“She said, ‘I can understand why it’s important for you to move on to higher education because that magic that you do with families and children needs to be replicated,’” Russell said. “‘And if you can teach teachers how to do that, then you’ve impacted more than just this classroom.’ And it was that conversation that sealed it for me.”

Expecting to stay just a few years before moving on, Russell is now in her 11th year at Stritch and is a graduate of the doctoral program in leadership. Her rise through the faculty ranks included serving as director of student teaching placement, teaching in the undergraduate and Master of Arts in Teaching programs, helping to redesign programs, serving on accreditation teams, building assessment instruments to track the value-added of College programs, and eventually becoming Stritch’s first African-American college dean in 2010. Now she is set to take on new challenges as interim vice president of academic affairs.

“It seems like this is my life journey. I enter into work for the sake of being a part of bringing success to the work, and I end up rising to the level of leadership in the work.”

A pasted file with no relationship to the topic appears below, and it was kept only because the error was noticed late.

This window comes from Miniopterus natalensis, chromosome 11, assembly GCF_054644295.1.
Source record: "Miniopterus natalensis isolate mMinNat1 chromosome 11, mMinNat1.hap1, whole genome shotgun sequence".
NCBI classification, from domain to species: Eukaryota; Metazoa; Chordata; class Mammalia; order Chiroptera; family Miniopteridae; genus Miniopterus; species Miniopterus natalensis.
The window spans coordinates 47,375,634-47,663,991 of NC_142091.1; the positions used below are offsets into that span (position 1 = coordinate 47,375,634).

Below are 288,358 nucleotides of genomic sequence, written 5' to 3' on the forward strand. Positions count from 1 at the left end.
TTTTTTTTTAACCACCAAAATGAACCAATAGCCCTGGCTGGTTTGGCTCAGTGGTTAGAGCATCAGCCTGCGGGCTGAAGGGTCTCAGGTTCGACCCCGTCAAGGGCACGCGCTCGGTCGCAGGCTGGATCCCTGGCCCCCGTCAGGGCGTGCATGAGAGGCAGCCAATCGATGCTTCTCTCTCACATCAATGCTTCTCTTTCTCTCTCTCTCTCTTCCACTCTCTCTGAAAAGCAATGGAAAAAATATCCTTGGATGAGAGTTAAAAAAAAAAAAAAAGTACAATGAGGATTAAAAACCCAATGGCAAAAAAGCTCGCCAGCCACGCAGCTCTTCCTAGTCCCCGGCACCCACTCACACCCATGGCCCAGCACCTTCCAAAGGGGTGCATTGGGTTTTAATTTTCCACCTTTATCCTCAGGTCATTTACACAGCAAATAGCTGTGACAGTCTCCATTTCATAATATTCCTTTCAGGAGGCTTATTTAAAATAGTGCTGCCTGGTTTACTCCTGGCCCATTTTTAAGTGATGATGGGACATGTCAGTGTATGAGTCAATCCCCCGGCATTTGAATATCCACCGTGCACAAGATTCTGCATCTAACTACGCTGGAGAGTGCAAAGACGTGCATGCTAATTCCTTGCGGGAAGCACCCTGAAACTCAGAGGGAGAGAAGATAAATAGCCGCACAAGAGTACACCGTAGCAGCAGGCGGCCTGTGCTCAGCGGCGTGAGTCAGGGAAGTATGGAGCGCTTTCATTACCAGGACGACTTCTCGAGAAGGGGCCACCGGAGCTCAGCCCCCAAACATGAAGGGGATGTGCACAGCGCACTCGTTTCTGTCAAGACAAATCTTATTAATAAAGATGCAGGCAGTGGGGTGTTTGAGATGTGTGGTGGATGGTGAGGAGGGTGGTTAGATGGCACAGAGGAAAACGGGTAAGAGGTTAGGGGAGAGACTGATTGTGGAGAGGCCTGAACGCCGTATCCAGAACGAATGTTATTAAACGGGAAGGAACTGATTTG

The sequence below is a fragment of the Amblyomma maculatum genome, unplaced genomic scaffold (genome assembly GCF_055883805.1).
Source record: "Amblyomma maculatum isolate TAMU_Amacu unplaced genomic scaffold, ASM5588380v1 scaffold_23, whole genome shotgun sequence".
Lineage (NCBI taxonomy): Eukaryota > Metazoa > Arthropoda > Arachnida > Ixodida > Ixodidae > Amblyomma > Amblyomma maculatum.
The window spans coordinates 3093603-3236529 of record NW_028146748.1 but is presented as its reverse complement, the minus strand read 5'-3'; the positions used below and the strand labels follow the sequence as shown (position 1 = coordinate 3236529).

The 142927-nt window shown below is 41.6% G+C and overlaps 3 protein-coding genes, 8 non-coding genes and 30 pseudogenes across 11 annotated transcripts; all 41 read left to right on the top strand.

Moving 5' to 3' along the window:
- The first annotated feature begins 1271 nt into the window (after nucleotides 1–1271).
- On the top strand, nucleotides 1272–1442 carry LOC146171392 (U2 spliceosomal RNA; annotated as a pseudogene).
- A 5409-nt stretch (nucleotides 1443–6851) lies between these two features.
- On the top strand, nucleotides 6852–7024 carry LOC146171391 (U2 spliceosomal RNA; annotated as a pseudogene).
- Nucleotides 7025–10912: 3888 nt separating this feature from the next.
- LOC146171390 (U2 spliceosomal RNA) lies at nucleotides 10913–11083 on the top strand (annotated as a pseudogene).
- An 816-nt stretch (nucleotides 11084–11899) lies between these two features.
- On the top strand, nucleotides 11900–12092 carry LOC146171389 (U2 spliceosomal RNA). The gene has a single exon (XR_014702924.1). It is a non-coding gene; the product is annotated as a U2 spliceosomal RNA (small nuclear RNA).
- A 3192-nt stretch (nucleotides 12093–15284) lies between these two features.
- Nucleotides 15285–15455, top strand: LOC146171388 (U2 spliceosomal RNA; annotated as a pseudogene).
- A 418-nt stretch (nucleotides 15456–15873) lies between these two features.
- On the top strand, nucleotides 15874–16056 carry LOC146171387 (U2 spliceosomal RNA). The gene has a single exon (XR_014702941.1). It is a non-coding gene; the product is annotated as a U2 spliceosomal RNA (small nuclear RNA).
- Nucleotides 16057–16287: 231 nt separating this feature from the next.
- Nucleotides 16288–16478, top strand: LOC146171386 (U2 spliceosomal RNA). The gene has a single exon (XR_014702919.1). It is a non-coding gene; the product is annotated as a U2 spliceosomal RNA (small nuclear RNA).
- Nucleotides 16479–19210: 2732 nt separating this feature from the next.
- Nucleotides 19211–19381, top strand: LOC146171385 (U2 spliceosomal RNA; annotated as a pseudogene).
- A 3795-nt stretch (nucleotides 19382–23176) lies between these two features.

Russell said personal reflection and prayer guide her through each new transition, and she will turn down any opportunity, no matter how prestigious, if she doesn’t feel called to the work.

“I’m called to the work; I’m never called to the title. The president and the leadership in the University laid out what I believe is a very strong strategic plan and priority, and it aligns with who I am as a leader. I want to be part of moving the University forward and feel called to the work, so here I am.”

Thinking back to the lifelong lessons she learned during her days as a respiratory therapist, Russell believes her time in health care allowed her to discover early in life the importance of people helping people, especially during times of extreme crisis. She sees this as her life’s calling.

“It all started in health care, then grew into education, higher education, life. Honestly, I think I could do this same work in the business sect or in the political sect or anywhere.”

Having endured such a drastic change in her own career, Russell coached her children throughout their lives to help them discover their natural bent and understand how to make a living using those special gifts. But she acknowledges that professional shifts and mid-career re-examination is simply part of life.

“I taught my children that there are seasons in everyone’s life. For instance, my season in health care as a respiratory therapist is over. But sometimes people hold on to seasons that are over. And they are unhappy, because you just need to move on. So moving into education was just a new season for me. You’ve got to get a sense of where you are and when the season’s going to change and you have to go with it. You simply can’t expect to stay where you are forever.”